This weekend I wrote a piece on the Casey Anthony prosecutors using an animated video which opened with Caylee as a beatific child and then slowly morphed her face into the skull found in the woods. An ugly and brutal exhibit. One which, in my opinion, did not belong in the trial. If the prosecution had a strong case against her, they didn’t need to stoop this low. However, this piece of evidence is the type I love to use in my law school class. As they say, it is a teaching moment.
Florida’s Rule 403 is almost identical to the federal rule. The Florida rules provides: “Relevant evidence is inadmissible if its probative value is substantially outweighed by the danger of unfair prejudice, confusion of issues, misleading the jury, or needless presentation of cumulative evidence.”
The rule requires the trial court to conduct a balancing test. First the evidence must meet the definition in FRE 401 as relevant. Then the court must assess its probative value. It may be relevant but of little probative value. Meaning its importance in proving a material issue is not great. Then the court must decide if the prejudice is unfair. Mere prejudice, or high prejudice is not enough. It must be unfair. In this context, that means it has the potential of causing the jury to decide the case on an emotional basis rather than on the evidence. For example if a person is charged with theft and the prosecution sought to introduce evidence he molested a child. Or that he was an atheist. Or even worse a New York Jets fan. All those could cause a verdict based on passion rather than fact. And despite what laymen think of lawyers, we do seek to present facts rather than outrage in a trial.
Then the court must do the balancing test. Does the unfair prejudice substantially outweigh the probative value? This is the most stringent balancing test in the rules. There are several other such tests, but not with such a high bar. The “substantially outweighs” burden is placed squarely on the defense. They must establish that the ugliness is far greater than the prosecution needs in order to win exclusion.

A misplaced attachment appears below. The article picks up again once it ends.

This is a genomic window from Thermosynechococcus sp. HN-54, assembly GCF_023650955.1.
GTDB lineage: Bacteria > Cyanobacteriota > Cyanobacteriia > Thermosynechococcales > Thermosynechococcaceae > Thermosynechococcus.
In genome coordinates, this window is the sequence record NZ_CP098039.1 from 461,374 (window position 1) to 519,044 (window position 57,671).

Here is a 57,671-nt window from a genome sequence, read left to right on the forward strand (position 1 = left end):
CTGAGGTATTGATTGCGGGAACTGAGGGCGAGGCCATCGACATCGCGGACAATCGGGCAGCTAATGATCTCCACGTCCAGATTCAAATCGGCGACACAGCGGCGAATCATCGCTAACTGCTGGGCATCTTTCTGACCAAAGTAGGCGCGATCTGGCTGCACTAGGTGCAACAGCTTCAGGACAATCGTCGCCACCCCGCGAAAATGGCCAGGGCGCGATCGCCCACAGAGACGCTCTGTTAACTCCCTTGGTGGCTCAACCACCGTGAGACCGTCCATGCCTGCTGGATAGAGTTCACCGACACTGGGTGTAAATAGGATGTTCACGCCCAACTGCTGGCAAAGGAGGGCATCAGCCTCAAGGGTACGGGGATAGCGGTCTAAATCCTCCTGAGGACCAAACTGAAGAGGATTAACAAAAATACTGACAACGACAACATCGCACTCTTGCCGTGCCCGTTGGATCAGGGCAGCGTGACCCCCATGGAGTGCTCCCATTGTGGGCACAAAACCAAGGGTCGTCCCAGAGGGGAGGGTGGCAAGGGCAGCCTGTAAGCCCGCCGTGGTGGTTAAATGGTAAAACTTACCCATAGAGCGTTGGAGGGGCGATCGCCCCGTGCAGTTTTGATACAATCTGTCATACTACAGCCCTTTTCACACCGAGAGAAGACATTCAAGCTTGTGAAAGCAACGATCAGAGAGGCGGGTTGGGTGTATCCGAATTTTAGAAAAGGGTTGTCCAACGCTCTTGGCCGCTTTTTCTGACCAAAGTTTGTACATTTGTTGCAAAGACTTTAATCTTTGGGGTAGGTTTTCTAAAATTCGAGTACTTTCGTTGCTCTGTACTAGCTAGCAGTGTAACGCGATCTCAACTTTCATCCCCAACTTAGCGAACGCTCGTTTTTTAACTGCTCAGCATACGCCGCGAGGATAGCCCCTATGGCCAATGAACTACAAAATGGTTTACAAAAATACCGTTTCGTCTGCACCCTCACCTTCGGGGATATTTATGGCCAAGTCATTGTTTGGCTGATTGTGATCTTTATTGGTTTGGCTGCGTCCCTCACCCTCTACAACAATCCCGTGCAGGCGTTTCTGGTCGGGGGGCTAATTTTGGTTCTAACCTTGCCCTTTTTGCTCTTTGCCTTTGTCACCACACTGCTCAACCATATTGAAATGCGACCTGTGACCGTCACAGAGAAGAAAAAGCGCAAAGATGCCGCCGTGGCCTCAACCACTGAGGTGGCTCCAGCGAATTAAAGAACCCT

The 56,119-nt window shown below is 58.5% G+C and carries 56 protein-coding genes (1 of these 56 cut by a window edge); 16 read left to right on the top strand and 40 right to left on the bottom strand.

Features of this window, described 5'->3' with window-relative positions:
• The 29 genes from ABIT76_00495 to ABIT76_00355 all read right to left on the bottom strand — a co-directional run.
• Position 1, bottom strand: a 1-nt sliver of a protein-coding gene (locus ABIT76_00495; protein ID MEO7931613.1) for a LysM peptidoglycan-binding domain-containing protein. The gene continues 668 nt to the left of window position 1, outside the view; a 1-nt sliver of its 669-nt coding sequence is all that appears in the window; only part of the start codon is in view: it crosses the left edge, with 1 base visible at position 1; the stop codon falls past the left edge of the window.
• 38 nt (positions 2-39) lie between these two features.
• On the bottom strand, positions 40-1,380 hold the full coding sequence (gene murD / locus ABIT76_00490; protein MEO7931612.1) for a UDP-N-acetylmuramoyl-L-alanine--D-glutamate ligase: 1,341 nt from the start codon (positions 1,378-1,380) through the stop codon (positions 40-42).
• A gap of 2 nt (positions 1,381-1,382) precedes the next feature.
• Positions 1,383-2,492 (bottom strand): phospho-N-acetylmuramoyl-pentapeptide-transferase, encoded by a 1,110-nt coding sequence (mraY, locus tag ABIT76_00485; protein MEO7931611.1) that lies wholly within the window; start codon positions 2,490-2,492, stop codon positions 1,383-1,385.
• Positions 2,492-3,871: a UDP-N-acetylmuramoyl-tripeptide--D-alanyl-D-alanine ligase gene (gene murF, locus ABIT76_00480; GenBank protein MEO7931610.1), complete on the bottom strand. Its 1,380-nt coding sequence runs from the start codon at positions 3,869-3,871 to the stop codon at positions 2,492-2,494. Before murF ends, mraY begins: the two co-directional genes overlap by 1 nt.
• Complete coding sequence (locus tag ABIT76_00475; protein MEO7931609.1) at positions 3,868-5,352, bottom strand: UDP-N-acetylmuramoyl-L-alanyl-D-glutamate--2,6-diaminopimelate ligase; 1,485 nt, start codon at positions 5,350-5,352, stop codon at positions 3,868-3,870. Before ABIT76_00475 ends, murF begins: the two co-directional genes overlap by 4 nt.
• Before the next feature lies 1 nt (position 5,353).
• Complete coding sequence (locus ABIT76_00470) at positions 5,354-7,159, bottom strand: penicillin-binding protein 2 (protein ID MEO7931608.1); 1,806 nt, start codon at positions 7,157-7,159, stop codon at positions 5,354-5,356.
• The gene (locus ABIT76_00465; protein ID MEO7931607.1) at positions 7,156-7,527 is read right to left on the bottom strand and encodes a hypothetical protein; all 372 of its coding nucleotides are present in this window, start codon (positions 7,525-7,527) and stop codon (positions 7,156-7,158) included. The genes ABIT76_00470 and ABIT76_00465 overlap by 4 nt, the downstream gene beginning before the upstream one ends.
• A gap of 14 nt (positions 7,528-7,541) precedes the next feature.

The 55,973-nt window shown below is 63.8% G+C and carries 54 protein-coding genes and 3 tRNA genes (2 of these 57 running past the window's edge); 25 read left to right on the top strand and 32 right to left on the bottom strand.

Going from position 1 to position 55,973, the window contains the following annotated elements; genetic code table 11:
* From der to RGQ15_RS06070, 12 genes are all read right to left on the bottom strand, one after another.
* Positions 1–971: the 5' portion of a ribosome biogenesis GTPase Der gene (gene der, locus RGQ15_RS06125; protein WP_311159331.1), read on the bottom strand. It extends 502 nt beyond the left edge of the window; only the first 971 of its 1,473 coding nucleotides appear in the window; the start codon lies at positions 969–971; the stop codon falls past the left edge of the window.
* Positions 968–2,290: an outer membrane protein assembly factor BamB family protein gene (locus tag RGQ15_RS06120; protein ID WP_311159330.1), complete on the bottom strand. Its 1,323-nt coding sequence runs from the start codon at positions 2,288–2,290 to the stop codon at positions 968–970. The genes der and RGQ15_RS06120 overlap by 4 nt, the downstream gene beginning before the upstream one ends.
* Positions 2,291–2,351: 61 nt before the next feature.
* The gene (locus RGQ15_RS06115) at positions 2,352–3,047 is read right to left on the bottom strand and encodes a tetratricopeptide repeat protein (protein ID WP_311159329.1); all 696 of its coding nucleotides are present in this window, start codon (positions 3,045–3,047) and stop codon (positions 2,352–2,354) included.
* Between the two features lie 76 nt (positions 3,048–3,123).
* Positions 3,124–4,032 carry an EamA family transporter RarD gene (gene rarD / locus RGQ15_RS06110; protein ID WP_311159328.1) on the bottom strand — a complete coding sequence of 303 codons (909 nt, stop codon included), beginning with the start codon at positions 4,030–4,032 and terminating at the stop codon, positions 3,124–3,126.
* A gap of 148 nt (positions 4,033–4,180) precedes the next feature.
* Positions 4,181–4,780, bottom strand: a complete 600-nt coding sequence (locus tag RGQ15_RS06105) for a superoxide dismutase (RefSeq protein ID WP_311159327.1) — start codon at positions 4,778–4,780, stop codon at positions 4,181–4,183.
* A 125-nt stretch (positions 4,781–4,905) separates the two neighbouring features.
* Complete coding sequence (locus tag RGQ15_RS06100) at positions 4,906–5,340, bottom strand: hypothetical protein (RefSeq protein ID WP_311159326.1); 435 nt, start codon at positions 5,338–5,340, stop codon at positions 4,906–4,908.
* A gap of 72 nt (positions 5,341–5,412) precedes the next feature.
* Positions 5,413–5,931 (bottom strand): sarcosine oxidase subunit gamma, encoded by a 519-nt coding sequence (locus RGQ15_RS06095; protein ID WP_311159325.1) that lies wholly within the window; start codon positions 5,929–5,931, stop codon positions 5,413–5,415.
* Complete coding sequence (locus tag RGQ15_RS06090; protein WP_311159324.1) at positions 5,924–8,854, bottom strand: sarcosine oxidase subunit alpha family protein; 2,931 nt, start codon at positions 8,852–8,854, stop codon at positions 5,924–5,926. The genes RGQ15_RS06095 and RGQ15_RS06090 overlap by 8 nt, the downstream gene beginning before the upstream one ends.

What I like about this rule is that it puts a premium on the skill and preparation of the trial lawyer. This is an issue that must be thought out long before the trial. This is not a last minute objection. There are several different tactics that can be employed. The defense could file a motion in limine (meaning prior to the trial) seeking exclusion. This allows an objection to be heard before it is mentioned by the prosecution in the presence of the jury and gives the court time to consider the legal issue without the press of time of a trial. But the down side is that it gives the prosecution time to prepare as well. You are telling them your arguments and that allows your enemy time to prepare a response. A general doesn’t send his battle strategy to the enemy.
On the other hand, you can wait until the prosecution seeks admission into evidence. Then orally object and hand a detailed memo of law to the judge setting forth the case law and your reasoning. You may catch them unprepared. As I like to say, we are all morons off the top of our heads. This difficult issue requires preparation and thought. They will not have the legal research ready. Nor will they have thought this out unless they also understand this strategy and were prepared with a counter-strategy. Possible, but not probable.
Once the matter is before the judge, then advocacy can win the day. The rule is not clear cut. It is not self-executing. This is not like a final exam with a definitive answer. It could go either way. The better prepared lawyer can win this argument. For example I presented the defense argument in my prior post. But the prosecution can mount a good argument as well.
If I were the prosecutor, I would argue that the defense in their opening statement claimed Caylee’s death was an accident. Thus I have to disprove that. I can do so by showing that the duct tape had to be over her mouth before her body started decomposing. This tends to prove it was a homicide rather than an accident. The video shows how the tape could have been positioned based on where it ended up and how the lower jaw was positioned on the skull. This is a decent argument and one the court would have to consider. It has some probative value and the final decision will be based on whether the ugliness of Caylee’s picture substantially outweighs this need.
If I were the judge, I would tell the state I intend to sustain the objection. However I would give the prosecution leave to redo the exhibit and not use the picture of Caylee and Casey hugging and smiling. The issue is relevant but it has to be done in a more scientific rather than emotional manner. Use a sketch or a different picture of Caylee’s face.
Once again, whoever has the best argument here can win. It requires marshaling all the evidence on this point, presenting any similar appellate court decisions, and using the words in the rule. This is why I love evidentiary issues like this. They teach the importance of preparation and advocacy by the trial lawyer.